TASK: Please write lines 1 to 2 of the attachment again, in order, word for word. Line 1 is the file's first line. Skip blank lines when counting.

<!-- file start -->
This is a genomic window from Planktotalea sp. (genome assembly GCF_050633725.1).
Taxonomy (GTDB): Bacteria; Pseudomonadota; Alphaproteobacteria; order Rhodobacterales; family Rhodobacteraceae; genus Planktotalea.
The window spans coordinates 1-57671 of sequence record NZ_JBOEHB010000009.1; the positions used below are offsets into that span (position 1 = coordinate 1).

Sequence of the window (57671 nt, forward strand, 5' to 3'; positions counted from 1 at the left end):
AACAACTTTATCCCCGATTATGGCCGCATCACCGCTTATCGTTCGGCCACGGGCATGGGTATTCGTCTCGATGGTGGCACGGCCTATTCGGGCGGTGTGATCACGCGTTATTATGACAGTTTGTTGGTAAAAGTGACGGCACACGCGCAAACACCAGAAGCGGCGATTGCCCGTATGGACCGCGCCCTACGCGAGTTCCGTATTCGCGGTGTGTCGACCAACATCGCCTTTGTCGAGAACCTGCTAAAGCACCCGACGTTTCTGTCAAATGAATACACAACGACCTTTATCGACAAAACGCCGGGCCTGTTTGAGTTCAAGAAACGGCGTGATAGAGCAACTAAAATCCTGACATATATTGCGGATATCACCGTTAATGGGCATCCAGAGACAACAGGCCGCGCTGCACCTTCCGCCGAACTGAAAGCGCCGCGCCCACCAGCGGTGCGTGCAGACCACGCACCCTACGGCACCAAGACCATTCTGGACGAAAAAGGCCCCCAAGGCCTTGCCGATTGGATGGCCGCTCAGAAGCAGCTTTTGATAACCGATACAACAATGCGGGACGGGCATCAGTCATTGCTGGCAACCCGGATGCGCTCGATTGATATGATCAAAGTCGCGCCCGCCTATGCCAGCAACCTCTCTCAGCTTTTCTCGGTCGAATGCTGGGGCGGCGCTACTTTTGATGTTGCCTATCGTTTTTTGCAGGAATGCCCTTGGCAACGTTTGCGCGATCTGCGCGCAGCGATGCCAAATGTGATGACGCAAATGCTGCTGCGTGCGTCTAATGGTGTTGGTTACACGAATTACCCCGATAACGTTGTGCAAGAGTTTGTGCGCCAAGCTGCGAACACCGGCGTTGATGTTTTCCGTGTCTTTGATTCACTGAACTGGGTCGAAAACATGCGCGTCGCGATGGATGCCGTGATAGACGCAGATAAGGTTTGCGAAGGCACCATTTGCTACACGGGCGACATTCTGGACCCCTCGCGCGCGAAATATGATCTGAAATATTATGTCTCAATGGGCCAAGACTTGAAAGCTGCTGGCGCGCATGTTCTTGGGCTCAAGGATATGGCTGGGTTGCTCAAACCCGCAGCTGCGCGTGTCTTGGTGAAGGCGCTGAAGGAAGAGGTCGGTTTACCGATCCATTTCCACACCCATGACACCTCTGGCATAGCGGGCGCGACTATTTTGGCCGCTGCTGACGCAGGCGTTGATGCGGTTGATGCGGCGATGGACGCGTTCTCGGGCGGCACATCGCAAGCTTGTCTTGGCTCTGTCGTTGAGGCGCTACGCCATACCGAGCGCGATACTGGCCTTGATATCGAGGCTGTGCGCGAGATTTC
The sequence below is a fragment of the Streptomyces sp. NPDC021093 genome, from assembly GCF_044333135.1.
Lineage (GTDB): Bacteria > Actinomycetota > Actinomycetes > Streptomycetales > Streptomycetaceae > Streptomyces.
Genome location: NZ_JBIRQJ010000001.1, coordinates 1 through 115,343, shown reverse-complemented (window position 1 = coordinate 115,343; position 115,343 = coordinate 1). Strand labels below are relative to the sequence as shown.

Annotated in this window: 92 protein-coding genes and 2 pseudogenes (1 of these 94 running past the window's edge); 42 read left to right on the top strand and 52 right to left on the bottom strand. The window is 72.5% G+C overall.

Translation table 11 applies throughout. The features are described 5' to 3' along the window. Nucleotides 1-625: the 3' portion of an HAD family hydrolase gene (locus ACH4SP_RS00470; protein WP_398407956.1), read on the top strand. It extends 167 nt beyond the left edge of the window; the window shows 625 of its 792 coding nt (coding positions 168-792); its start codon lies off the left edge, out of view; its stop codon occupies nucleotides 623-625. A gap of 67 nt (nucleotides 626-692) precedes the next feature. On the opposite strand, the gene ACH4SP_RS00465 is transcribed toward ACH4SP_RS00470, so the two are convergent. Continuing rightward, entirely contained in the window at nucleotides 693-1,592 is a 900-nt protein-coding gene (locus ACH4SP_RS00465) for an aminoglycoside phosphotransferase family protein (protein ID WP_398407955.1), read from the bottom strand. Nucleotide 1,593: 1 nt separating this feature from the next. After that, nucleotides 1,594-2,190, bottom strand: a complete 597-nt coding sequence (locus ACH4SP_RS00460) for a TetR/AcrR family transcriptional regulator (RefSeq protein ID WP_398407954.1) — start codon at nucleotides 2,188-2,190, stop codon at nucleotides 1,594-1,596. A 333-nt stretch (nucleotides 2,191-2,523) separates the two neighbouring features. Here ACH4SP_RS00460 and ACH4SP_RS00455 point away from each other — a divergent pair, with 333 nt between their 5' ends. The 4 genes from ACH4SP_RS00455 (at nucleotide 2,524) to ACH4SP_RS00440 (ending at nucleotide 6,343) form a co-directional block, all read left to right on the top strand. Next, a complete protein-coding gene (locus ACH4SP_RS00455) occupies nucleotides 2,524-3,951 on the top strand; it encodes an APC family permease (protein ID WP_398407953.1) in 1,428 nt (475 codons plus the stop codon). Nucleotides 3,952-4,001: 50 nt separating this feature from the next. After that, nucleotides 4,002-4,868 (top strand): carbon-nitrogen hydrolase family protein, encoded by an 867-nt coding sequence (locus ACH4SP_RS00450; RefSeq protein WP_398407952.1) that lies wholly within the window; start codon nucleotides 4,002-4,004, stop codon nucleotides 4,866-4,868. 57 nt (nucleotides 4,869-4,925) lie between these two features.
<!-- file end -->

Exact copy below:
This is a genomic window from Planktotalea sp. (genome assembly GCF_050633725.1).
Taxonomy (GTDB): Bacteria; Pseudomonadota; Alphaproteobacteria; order Rhodobacterales; family Rhodobacteraceae; genus Planktotalea.